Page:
“Being a screenwriter is 10% craft; 90% trying to stop someone fucking up your script.”

I remember a professional writer coming in to talk to us at university. I forget his name or what he wrote – see number 2 on this list – but I remember having seen his movie, thinking it was shit and therefore he must be a shit writer.

How wrong I was.

Fact is, until a writer is produced, there’s no way of truly understanding how screwed up filmmaking really is. That’s why lots of new writers point fingers at various productions they dislike, believing they somehow could have made them better. In theory, perhaps they could – but then it’s unlikely that production didn’t work through those issues anyway. Hence the notion of “Development Hell”.

So, if you want to be produced, there’s a few things you need to realise first … And yes, I’ve been through every single element on this list, countless times:

6. One minute a page? Well, that depends who’s making it/in it.  100 pages is a 100 minutes – right? WRONG. The “page a minute” thing you adhere to so strictly as a spec screenwriter is just a GUIDELINE. How long your produced work ends up will depend not only on what it is, but who is directing it, who is in it and even who is editing it. In other words, the process of collaboration will make its mark. Fancy. When thinking about this, I’m always reminded of a day I spent on a soap opera years ago … One of the writers said of one of the pivotal characters: “Always add on at least an extra 3 pages if he features in the scene, ‘cos that fucker motors through his lines”! 

5. Your great dialogue will get changed. I frequently say dialogue is the least of a script’s problems and that there’s too much of it anyway, but here’s ANOTHER reason dialogue is overvalued in the spec screenplay: it gets changed during production. That’s right, those fantastic lines you slave over can and WILL get chucked out by the director and/or actors. It may be for the better; it may be for the worse – it might even be by accident. But get used to it.

4. What works brilliantly on the page will not necessarily work in production. Sometimes scenes work better on paper than they do in reality; that’s just the way it is. Other times, there isn’t the budget for it – or it goes beyond a certain actor or crew member’s remit. Whatever. Things will change from script to screen. You can embrace that and be excited about what happens in rendering your words as images, or you can stay committed to your vision no matter what. Guess who gets hired again.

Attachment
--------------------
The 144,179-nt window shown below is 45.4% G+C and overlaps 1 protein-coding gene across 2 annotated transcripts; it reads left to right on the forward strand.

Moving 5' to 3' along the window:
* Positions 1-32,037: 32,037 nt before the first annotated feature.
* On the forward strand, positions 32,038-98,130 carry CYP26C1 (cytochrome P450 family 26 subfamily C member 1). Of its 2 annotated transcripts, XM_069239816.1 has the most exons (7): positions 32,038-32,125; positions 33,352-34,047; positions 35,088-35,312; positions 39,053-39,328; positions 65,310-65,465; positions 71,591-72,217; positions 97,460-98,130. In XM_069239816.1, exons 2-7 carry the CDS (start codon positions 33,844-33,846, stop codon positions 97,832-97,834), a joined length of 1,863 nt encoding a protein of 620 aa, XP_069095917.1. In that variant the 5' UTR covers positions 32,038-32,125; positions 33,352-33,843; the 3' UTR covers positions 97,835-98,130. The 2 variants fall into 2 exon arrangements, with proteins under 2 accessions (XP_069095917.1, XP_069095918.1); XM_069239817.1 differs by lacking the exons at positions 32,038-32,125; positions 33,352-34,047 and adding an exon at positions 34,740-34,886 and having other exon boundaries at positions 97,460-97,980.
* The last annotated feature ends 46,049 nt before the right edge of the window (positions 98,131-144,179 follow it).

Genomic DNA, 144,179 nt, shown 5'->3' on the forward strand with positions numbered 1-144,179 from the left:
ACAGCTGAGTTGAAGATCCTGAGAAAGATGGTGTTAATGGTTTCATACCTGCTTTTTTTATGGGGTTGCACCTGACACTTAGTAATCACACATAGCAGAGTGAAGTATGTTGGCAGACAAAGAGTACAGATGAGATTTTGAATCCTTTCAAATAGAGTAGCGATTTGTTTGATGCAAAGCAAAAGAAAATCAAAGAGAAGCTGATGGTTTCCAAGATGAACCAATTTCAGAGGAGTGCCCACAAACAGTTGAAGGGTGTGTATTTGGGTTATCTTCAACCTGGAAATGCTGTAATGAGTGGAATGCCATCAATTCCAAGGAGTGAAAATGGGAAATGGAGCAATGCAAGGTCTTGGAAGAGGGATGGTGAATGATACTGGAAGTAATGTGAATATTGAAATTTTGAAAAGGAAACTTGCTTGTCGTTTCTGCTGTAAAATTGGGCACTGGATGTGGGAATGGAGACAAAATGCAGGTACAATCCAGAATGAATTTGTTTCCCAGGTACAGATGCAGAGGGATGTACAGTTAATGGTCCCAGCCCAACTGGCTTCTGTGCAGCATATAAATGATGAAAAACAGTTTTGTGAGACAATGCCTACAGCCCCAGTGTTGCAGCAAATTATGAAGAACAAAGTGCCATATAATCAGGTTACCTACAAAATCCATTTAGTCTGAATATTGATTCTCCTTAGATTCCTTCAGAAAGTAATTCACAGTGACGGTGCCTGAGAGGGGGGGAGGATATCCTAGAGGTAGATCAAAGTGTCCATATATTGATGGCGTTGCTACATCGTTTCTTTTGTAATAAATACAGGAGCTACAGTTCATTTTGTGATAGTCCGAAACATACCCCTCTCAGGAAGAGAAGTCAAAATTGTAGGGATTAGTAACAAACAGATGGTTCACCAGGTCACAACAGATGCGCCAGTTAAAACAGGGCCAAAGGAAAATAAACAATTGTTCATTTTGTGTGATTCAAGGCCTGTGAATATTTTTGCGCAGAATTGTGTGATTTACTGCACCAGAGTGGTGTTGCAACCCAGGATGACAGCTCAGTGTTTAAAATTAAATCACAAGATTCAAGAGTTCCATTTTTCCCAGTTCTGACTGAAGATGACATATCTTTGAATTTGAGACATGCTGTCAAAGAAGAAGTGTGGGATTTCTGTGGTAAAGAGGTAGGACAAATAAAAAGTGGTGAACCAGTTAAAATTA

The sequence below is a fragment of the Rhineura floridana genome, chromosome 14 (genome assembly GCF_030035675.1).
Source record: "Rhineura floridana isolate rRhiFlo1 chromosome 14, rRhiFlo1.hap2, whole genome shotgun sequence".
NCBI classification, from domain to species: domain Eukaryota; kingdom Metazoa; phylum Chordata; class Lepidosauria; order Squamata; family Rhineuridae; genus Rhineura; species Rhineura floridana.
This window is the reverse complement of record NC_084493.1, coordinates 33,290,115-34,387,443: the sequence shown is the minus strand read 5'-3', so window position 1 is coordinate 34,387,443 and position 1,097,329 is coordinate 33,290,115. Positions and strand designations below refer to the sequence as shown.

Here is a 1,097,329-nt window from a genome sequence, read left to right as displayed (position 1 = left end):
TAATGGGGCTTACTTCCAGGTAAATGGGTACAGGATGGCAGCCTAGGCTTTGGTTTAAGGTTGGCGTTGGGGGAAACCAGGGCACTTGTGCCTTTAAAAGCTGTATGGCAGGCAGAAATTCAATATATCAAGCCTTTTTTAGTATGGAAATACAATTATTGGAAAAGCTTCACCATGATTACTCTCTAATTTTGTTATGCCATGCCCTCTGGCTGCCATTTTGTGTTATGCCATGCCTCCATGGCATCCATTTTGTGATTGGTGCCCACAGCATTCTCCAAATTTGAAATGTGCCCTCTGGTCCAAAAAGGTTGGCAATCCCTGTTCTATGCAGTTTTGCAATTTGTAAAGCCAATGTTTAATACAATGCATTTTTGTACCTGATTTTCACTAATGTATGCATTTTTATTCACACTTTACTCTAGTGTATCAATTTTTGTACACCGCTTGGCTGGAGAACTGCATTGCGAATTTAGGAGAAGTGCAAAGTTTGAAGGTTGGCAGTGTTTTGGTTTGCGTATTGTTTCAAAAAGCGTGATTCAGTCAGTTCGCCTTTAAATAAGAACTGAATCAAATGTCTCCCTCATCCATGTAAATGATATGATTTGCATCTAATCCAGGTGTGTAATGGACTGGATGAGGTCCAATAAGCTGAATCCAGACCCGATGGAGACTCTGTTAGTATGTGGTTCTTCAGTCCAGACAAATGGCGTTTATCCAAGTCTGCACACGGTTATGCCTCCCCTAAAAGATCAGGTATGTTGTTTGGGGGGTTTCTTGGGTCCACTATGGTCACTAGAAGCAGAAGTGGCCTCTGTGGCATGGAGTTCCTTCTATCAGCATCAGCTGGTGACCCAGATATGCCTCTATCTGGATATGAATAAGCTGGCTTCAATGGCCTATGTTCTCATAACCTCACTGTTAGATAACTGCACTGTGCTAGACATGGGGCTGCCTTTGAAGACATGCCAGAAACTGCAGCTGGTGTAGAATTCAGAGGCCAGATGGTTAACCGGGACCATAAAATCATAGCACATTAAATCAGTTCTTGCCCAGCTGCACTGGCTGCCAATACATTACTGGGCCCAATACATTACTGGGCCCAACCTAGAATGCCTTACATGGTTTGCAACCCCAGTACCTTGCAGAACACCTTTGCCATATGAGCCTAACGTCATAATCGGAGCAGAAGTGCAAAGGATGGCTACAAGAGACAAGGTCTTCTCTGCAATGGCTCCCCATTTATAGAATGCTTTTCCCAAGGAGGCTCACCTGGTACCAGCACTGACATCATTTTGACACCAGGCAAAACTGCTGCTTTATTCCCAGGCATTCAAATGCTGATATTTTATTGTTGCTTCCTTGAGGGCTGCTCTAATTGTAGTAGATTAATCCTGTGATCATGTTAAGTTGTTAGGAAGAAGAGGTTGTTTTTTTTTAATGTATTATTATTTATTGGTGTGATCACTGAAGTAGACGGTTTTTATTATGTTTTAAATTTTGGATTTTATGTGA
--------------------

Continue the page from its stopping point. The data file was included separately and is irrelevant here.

3. Your script is just part of the process, not the process itself. There’s a lot of indignant talk on the web from screenwriters about filmmakers: Producers are out to exploit screenwriters! How DARE directors grab the “film by …” credit? Don’t they both know there wouldn’t BE a film without us??? Etc and so on. Yet we rarely see the other side of the argument: that without the filmmakers, those scripts would end up languishing on your desktop forever. It’s time for screenwriters to get real: OF COURSE exploitation is wrong – durr! Banging on about it online won’t change that. What stops writers getting exploited is writers FINDING OUT what goes into the filmmaking process, so if they get the chance to make something with someone, they know what’s good/what’s not good. The more writers who know how filmmaking works, the less likely it is anyone gets caught out. Talk is cheap. Filmmaking is all about action. So find out and go make something. Anything. And if you’re really worried about someone doing you over? Be a writer/director. Or better still, a novelist.

2. Everyone will forget about you … Unless the end product is shit. The writer of GRABBERS, Kevin Lehane, came up with the brilliant quote, “I love film critics that blame writers. They’re like food critics that blame the ingredients.”  This is so true. Whilst many people realise a good script is at the heart of every good film, very few realise that a good script is at the heart of a BAD film as well. I’ve seen it happen countless times – and the analogy of the chef fucking it up is top notch (not just directors by the way, but too frequently the “money men” insisting things get changed for all kinds of weird reasons, not all of them creative). Yet it won’t be those money men who get blamed, but the writer – because people believe they’re seeing the script as is (they’re not).  Also, it’s said the more the audience realise what has gone into a film or TV programme, the worse it is. So your best efforts will go into ensuring they don’t. Bizarre, isn’t it? And if they like it, only fellow screenwriters will say: “What amazing writing!” The average audience member, if that way inclined, will credit the director with all the skillz instead (‘Cos what is the script, if not “just dialogue” … that gets changed anyway — oh the irony). So love screenwriting, not the validation – ‘cos it ain’t coming. And if you don’t love screenwriting, for the love of God do something else before the bitterness shrivels you up like a five week old satsuma left in the bottom of your Christmas stocking.